14 Dec 2016

Caravan park paid $472k in Work and Income grants

From Checkpoint, 5:07 pm on 14 December 2016

A West Auckland caravan park received nearly half a million dollars of government money in just two years, through emergency housing grants.

Western Park Village in West Auckland

Photo: RNZ / Alex Ashton

Western Park Village markets itself as an affordable option for those with nowhere else to live, and no money to front for bond.

In the two years leading up to September, $472,000 was paid to the park's residents in housing grants, which they then paid to the park, according to figures released to Checkpoint with John Campbell under the Official Information Act.

The residents then had to repay that money to Work and Income.

A caravan with a small bathroom at the park cost $360 a week, while a smaller caravan without a bathroom was $240 per week.

Checkpoint first visited Western Park Village in September, after tenants complained of unsatisfactory living conditions and withheld bonds.

The Ministry of Social Development (MSD) has since released more detail about the income of Western Park.

One former tenant, who Checkpoint has agreed not to name, said his caravan was only about 4m long, leaked and had broken windows.

"There were cockroaches there when I moved in. There was no bathroom, I had to use the public one by the office."

The man lived at the park last year and paid $240 a week.

"[There were] gang members roaming around, drug deals happening at your doorstep. There were quite a few families with kids around," he said.

Checkpoint returned to Western Park on Monday. Aronia, who has lived at the park on and off for a year, said the park was their "only option" at the moment.

She and her son lived in a cabin, and paid $330 a week, which included power and water.  Work and Income covered her rent through a benefit redirection, paid to the park.

"There's a lot going on in the right at the moment. But we're OK," she said.

Aronia said the park owners were nice people, and sometimes offered free meals to tenants.

More income from rent

The $472,000 figure did not include the money tenants actually paid in rent each week, much of which was covered by benefits.

When that was factored in, Western Park's income was at a much higher rate.

"With around 300 people living in that situation, I've heard a million dollars plus per year," said Monte Cecilia Housing Trust chief executive Bernie Smith.

"I think there's a wait list for people to get in there."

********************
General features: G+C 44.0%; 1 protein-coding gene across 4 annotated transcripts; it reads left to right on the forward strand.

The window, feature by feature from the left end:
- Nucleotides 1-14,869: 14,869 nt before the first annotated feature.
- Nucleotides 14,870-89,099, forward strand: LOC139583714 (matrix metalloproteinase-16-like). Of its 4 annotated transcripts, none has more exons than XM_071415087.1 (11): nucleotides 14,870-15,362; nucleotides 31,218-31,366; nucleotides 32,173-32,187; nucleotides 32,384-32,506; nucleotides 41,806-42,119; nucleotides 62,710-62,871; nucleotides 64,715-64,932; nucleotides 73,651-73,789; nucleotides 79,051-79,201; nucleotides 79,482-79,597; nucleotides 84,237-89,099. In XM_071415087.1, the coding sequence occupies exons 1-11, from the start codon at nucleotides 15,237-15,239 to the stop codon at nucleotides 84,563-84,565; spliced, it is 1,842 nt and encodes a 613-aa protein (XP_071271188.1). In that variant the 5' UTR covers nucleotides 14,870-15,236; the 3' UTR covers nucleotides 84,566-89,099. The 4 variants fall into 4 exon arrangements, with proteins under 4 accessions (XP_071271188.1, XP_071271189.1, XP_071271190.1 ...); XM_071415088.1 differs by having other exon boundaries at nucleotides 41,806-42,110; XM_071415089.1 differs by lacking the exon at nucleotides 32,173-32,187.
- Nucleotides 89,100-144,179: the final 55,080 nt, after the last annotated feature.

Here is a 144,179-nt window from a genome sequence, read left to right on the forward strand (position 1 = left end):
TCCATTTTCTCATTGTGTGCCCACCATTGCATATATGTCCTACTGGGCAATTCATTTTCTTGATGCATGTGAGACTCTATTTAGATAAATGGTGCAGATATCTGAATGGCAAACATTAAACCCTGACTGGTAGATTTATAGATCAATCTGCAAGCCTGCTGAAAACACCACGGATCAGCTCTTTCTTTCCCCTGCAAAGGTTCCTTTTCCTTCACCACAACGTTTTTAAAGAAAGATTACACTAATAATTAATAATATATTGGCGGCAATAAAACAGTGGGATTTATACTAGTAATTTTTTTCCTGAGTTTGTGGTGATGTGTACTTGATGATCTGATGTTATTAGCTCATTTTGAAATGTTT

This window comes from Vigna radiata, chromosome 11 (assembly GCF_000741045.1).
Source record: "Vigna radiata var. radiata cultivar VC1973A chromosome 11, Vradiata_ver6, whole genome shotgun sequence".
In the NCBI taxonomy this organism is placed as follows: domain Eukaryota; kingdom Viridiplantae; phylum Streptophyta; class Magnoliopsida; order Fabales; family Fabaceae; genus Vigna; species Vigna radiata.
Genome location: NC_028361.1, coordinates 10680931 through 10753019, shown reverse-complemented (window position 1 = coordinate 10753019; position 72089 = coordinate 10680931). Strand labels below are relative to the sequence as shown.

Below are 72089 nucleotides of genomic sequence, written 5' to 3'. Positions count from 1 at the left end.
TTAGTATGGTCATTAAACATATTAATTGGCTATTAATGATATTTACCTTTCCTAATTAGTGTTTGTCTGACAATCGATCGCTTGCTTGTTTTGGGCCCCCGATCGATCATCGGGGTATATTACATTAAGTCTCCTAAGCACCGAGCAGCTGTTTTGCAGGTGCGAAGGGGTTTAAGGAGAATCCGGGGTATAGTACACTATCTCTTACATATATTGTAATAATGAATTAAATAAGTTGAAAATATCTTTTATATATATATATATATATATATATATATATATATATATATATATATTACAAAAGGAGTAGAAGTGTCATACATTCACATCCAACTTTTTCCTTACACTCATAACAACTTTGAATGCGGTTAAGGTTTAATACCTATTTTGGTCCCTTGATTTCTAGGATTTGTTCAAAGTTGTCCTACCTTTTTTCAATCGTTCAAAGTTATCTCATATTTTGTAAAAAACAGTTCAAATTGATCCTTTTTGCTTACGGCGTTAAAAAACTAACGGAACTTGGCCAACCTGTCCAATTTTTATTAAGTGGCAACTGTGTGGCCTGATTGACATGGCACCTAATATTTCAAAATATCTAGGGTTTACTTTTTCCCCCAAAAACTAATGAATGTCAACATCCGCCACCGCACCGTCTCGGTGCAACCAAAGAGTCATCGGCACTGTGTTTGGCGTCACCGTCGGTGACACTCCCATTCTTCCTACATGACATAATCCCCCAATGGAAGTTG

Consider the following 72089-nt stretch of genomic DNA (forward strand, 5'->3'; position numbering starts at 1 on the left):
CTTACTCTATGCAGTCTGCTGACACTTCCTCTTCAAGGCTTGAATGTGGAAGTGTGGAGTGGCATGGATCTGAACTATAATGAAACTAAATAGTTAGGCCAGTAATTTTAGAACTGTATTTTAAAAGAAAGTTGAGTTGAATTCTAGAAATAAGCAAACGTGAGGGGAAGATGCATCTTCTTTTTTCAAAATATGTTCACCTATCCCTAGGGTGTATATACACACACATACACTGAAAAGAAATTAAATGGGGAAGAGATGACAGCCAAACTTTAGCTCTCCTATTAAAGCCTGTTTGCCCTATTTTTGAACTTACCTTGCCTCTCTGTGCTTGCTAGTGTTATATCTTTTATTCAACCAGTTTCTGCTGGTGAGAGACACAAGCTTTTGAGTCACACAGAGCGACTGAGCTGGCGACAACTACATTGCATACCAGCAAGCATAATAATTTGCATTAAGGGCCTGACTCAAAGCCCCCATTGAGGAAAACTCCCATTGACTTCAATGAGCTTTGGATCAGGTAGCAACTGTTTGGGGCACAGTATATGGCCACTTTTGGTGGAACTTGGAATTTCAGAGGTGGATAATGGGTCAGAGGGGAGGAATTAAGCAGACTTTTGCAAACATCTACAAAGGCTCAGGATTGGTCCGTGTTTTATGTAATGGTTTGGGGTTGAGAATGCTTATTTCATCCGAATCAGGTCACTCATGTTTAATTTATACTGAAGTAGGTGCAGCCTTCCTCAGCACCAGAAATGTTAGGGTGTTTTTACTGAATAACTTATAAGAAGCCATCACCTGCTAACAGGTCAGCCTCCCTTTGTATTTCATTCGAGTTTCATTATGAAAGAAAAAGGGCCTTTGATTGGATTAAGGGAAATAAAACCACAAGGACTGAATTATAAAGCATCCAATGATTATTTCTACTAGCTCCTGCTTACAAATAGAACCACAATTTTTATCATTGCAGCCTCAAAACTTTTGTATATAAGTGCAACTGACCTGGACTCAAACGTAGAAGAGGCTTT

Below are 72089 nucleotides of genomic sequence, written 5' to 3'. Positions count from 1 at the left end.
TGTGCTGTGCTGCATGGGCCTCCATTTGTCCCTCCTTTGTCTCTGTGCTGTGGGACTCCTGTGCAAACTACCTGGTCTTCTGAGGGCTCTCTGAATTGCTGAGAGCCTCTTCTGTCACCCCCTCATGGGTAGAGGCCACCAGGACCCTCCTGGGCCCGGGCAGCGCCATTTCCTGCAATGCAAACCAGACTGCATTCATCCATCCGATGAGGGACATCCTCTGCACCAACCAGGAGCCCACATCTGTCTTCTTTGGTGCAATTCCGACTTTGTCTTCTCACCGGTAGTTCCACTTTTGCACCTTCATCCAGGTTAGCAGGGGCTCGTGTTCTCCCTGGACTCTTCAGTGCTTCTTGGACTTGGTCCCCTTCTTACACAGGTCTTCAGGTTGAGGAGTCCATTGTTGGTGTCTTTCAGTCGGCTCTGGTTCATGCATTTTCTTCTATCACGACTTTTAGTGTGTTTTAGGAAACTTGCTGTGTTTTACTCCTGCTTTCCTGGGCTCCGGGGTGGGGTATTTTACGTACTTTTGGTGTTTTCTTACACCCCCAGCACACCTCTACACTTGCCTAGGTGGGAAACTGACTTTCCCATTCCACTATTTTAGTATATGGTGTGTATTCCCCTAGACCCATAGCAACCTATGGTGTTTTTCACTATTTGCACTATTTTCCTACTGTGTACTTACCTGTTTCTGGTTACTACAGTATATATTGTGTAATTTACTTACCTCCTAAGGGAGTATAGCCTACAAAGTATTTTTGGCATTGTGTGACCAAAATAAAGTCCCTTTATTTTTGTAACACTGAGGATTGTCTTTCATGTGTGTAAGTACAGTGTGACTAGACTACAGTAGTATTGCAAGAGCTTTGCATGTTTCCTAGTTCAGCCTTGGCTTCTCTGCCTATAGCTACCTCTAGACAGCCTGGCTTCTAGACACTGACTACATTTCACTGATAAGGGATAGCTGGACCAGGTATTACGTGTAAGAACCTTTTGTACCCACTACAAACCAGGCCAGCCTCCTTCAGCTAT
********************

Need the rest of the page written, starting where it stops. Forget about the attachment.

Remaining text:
The Monte Cecilia Housing Trust had a staff member in the park for 25 hours each week.

MSD helped pay for that through what was called community investment. In the 2015/16 financial year, it paid $45,000 to keep a social worker in Western Park.

Mr Smith described the accommodation as substandard - but said it was filling a gap.

"My preference is that it be shut down tomorrow, but where do you place 300 people when there's a lot of housing stress right across Auckland, where people are sleeping in cars?"

'A place of great difficulty'

Te Whānau O Waipareira Trust chief executive John Tamihere was also familiar with Western Park Village.

"It's been a place of great difficulty," he said. "Apart from sleeping on the street, it's the next step up."

Mr Tamihere said the park's owners had stumbled upon a gap in the market with a steady clientele, and unless something drastically changed, there would be more Western Parks in the future.

"It's a private bizzo, it's focus is solely or significantly on that particular type of person that's fallen into significant disrepair, and unlikely to recover anytime soon," he said.

"New Zealand's going to have to wake up to the fact there's going to be a lot more of these dossed down camping ground facilities."

The documents released to Checkpoint also outlined a meeting between Auckland's former mayor Len Brown and Social Housing Minister Paula Bennett in August 2015.   

It revealed the park had been breaching its resource consent.

In a statement, Auckland Council said up until December 2015, the park was also being used for permanent accommodation, which it did not have a consent for.

"At this time, a temporary consent was granted for this activity, and this expires in December 2017. This means that after December 2017, long-term accommodation at this site will not be compliant.

"Auckland Council had investigated various complaints about Western Park Village over the years preceding the consent application, but had not proven they were operating outside the bounds of their planning permission until last year.

"In short, we are not aware exactly how long this activity took place, but understand it went on for some time."

Checkpoint has repeatedly sought comment from Western Park's owners, Darryll and Anne Heaven - including visiting the park twice and being asked to leave.

Mrs Bennett, who has since been appointed Deputy Prime Minister, and whose West Auckland electorate is right on the doorstep of Western Park, has also been approached for an interview, but her office declined to comment.

MSD said it was aware the park was not the most suitable accommodation for children, and said it encouraged clients to seek alternative accommodation.

The ministry also monitored all clients who lived on site.

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